Anders Liu-Lindberg en beBee in English, College, Social Media Marketing Senior Finance Business Partner • Maersk Line A/S 4/7/2016 · 4 min de lectura · 1,3K

Why Writers Should Be Like Portfolio Managers

When you write your first book, blog post or magazine article it’s all new and exciting. How will it be received? How many people will read it? Will it lead to any exciting opportunities? You’re taking a step into an uncharted territory. Most people have a purpose with taking the plunge, however, most often that purpose won’t be fulfilled with the first product launch. Especially as a short form writer, you might need to write a lot to start gaining any kind of traction. So you keep on going and until you have a bit of experience and a portfolio of products. Maybe you have a small following that can’t wait to see what you turn out next. You know that it’s not the individual product that will make or break you but that they all contribute to the totality. Now enter me. I started writing for real more than two years ago and not long ago I had my 100th blog post celebration which you can read all about in “What If I Never Pressed Publish?”. So here I am writing my quarterly post to report on my progress and I realize how I have moved into a different phase of my writing. I’m not really a writer anymore. I’m a portfolio manager. A portfolio manager of blog posts.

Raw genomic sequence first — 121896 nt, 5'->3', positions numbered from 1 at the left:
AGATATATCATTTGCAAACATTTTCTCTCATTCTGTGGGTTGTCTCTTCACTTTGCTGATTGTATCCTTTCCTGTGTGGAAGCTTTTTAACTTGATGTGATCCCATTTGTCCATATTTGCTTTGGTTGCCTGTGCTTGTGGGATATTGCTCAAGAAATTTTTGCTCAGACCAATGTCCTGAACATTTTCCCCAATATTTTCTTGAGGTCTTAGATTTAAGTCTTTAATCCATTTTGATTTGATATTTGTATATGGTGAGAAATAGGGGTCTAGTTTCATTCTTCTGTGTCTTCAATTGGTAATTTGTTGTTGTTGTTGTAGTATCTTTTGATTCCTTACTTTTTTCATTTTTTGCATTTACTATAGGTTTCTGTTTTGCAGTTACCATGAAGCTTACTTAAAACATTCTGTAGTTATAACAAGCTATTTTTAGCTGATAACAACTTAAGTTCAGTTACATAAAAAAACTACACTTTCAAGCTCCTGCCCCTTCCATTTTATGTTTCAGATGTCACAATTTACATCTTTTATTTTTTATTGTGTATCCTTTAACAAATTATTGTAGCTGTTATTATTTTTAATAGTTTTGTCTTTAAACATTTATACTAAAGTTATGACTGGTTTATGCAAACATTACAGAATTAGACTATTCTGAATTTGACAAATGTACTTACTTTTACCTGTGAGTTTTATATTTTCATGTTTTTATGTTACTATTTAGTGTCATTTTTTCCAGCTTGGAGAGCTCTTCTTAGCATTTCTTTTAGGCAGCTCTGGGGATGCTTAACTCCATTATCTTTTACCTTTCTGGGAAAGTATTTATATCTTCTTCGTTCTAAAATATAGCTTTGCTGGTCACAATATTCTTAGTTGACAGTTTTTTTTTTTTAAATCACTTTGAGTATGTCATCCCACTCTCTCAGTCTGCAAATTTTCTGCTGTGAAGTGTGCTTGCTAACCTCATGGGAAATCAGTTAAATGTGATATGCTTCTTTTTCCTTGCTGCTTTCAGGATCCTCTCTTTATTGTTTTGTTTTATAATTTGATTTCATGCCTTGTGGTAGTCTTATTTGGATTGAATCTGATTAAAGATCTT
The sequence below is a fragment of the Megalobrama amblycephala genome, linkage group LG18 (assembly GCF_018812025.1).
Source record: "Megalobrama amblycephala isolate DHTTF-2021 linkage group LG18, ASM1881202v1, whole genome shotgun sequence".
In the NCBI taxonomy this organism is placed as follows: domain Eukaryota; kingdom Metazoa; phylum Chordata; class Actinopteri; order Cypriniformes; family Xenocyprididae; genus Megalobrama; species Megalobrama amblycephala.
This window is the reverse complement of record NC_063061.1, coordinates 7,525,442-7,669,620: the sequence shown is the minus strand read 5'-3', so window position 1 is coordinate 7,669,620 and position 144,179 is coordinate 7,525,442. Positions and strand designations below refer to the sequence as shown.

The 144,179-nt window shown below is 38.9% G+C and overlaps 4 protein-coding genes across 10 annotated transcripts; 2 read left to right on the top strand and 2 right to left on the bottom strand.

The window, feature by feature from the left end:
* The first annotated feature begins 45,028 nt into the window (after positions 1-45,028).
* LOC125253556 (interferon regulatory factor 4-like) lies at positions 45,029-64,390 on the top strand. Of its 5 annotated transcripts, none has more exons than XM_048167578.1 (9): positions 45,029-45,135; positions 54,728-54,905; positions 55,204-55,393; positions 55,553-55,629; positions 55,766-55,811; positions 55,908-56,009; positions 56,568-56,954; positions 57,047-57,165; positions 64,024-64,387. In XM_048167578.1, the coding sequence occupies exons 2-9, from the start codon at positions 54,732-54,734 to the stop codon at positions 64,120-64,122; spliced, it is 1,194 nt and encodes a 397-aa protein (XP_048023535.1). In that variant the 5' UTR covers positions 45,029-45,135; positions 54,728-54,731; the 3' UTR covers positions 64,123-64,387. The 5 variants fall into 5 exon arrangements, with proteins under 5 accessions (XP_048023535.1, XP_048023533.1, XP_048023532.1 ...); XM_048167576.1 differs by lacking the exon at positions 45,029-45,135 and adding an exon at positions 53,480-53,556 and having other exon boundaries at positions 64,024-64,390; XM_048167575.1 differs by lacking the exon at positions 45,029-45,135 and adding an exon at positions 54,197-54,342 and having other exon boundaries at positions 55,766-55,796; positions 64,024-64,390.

Why Writers Should Be Like Portfolio Managers

What do you mean you’re a portfolio manager?!?  

It doesn’t mean that I don’t write anymore. In fact, I still write every week and I’ve even been invited to participate in a book project since February. So the writing is definitely not slowing down. What it means is that I now have more than 100 blog posts multi-posted on different platforms (you can read about the battle of the social media publishing platforms in another recent post here) that need to be maintained because opportunities could just as well come from old posts as new posts. In fact, it’s less than 63% of my views that have come from posts I’ve published this year. A post like “Financial Analyst vs. Finance Business Partner” has gotten almost 2,000 views this year despite being published in September 2015. My past seven posts have landed less than 1,500 views. Of course, there are a lot of dynamics at play here but the fact remains that my older posts are getting a significant number of views. Re-sharing an old post can easily lead to 100 new views in a